Why is there suffering? Why didn’t you ever answer my prayers—is it just because I didn’t believe in you? If you had a chance to get not just the answers but The Answer to Life, the Universe, and Everything—well, who wouldn’t be tempted by that? We have all these questions we’d love to ask God, but She doesn’t answer (if God exists then He seems to have been out to lunch for the last few million years, and I never trust people who have a personal relationship with Jesus). The only place we can get God to answer our questions is in our fantasies, that place where we’re more powerful than God and get to tell Her what to do. I think that’s why there are so many stories about meeting God. But then, God (creator of the Wor[l]d) and an author (creator of words) have a lot in common, don’t they? J.R.R. Tolkien discusses writing, especially of fantastic stories, as a reverent imitation of God’s creation of the world in his essay “On Faerie Stories.” In Animal Man, Grant Morrison and God are the same.

My Bookshelf (for now) consists (largely, but not at all entirely) of fiction texts that take on these intersections of text, authorship, and humanity’s own search for cosmological answers.

The Iron Dragon’s Daughter, Michael Swanwick

The dangerous thing about finding God and asking your questions is, of course, what if God won’t answer? Or can’t answer? What if He answers but the answers make even less sense than your own feeble guesses? What if the only useful thing you got out of your meeting with God was a reminder of the idea of free will—and you couldn’t even get God to tell you whether you actually have free will or if it’s just a comforting fiction you invented yourself? Are you even capable of dealing with the responsibility for your own stupid mistakes and fucked-up life, the liberating and terrifying fine-print clause in the free-will contract? (And why didn’t God ever ask if you wanted to sign that contract?)

(In other words, what if you were human?)

The Dark Tower, Stephen King

The fantasy epic about a gunslinger straight out of The Good, the Bad, and the Ugly, on a quest for The Answer, which lies at the highest level of the Dark Tower—or does it lie in the home of the young writer of Salem’s Lot? King thinks the opening sentence of The Gunslinger, the first book of his Dark Tower series, may be the best opener he’s written in his career: “The man in black fled across the desert, and the gunslinger followed.” I like the next sentence even more: “The desert was the apotheosis of all deserts, huge, standing to the sky for what might have been parsecs in all directions.” It’s the “parsecs” that makes it great—any writer with the audacity to put “parsecs” in the second sentence of a book like The Gunslinger, and the skill to actually pull it off without sounding like a jerk, is a writer worth reading. (In the recent and ill-conceived revised edition of The Gunslinger, King foolishly replaced “parsecs” with some safer and forgettable word. Too bad for him.)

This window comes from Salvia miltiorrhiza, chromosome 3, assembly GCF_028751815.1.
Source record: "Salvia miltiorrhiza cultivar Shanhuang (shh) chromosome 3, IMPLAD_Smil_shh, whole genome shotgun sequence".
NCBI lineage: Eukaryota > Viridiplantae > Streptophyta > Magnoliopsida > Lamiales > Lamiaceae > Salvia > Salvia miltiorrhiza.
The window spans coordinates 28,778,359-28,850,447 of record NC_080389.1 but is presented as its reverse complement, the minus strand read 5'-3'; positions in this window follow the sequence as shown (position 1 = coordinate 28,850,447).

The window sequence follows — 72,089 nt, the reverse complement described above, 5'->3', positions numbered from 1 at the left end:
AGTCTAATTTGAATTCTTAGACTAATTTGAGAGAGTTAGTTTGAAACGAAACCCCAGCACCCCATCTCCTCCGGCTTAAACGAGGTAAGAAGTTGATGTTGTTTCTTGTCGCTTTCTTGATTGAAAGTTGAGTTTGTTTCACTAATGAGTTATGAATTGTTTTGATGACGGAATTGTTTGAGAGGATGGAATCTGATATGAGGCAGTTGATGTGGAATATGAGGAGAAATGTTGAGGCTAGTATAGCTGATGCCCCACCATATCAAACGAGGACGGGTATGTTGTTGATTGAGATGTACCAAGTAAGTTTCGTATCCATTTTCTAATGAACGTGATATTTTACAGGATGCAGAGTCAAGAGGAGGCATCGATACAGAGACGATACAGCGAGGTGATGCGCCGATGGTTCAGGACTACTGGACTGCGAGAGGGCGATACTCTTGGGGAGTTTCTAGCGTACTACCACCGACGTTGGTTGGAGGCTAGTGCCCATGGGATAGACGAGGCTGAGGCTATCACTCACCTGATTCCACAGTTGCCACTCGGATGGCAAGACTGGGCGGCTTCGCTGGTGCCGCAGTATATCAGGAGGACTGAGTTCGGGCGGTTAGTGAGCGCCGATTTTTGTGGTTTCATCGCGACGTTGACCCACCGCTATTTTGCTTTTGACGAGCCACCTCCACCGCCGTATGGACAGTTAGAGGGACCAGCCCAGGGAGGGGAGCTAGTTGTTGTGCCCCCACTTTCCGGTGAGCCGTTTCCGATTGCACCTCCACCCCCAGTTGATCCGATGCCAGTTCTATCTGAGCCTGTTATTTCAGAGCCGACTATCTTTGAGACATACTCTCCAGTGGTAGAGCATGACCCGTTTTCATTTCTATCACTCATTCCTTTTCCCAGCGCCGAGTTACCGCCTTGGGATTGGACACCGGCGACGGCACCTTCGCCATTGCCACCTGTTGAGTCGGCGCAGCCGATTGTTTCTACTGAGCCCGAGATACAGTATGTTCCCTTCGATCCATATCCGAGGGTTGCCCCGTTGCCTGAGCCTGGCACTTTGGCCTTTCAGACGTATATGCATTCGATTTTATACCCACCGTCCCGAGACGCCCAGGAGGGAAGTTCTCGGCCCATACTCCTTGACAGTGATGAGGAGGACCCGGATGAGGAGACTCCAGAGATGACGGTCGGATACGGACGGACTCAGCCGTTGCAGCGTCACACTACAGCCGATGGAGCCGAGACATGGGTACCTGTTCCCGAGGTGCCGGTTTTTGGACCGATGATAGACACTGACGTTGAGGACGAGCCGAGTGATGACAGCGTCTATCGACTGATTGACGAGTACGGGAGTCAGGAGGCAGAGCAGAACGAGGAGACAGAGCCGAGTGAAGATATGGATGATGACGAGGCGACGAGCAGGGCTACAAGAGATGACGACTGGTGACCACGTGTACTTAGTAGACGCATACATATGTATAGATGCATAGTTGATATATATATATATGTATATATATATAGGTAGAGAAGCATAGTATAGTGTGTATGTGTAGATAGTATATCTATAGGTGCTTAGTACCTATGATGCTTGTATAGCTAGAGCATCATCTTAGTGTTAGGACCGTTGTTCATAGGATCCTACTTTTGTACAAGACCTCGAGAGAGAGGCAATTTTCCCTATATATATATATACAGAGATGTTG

Vurt, Jeff Noon

Labyrinths are almost as important a theme in this genre as the quest for God, labyrinths as a metaphor of the text. The goal at the center of the textual labyrinth is meaning… but there’s a nasty structural ‘flaw’ in the labyrinth: there is no center! There is no one perfect interpretation of any text—even the simplest of texts may have several plausible interpretations. (This is not to say all interpretations of a text are equally plausible—the lack of one correct interpretation is not the same as the lack of any wrong one.) And don’t fall for the intentional fallacy—a statement of the author’s intended meaning may look like a map to the center of the text, but it’s only another textual labyrinth. What do you do with a centerless labyrinth (the only escape is not to read)? Why not be a writer yourself, a creator of labyrinths?

Ficciones, Jorge Luis Borges

In some shelf of some hexagon [of the Library], men reasoned, there must exist a book which is the cipher and perfect compendium of all the rest: some librarian has perused it, and it is analagous to a god. …I pray the unknown gods that some man—even if only one man, and though it have been thousands of years ago!—may have examined and read it. …May heaven exist, though my place be in hell. Let me be outraged and annihilated, but may Thy enormous Library be justified, for one instant, in one being.
— “The Library of Babel”

Ten years ago, any symmetrical system whatsoever which gave the appearance of order—dialectical materialism, anti-Semitism, Nazism—was enough to fascinate men. Why not fall under the spell of Tlön and submit to the minute and vast evidence of an ordered planet? Useless to reply that reality, too, is ordered. It may be so, but in accordance with divine laws—I translate: inhuman laws—which we will never completely perceive. Tlön may be a labyrinth, but it is a labyrinth plotted by men, a labyrinth destined to be deciphered by men.
— “Tlön, Uqbar, Orbis Tertius”

More books…

And now, since this is going to be ridiculously long and time-consuming if I keep writing so much about each book, I’ll list the rest of the books with no more than one or two explanatory sentences each…

  • If on a winter’s night a traveler, Italo Calvino. The book is narrated in the second person, so you the reader become the protagonist as well.
  • The Invisibles, Animal Man, The Filth; Grant Morrison. Morrison is one of few comics creators I’ve encountered in my short career as a comics reader who gets into these metatextual themes (and, more importantly, deals with them intelligently) (I have no doubt there are plenty of other comics creators who do as well, but I’ve not yet discovered many of them).
  • Foucault’s Pendulum, Umberto Eco. I read an essay by John Updike in which he claims Foucault’s Pendulum shows what might have resulted if Borges had attempted to write a novel. He may be right about that, but his belief that it’s a flaw in Foucault’s Pendulum probably shows why I don’t waste my time reading Updike.

For this next book I’m afraid I need to go back to a longer format:

Good-Bye Chunky Rice, Craig Thompson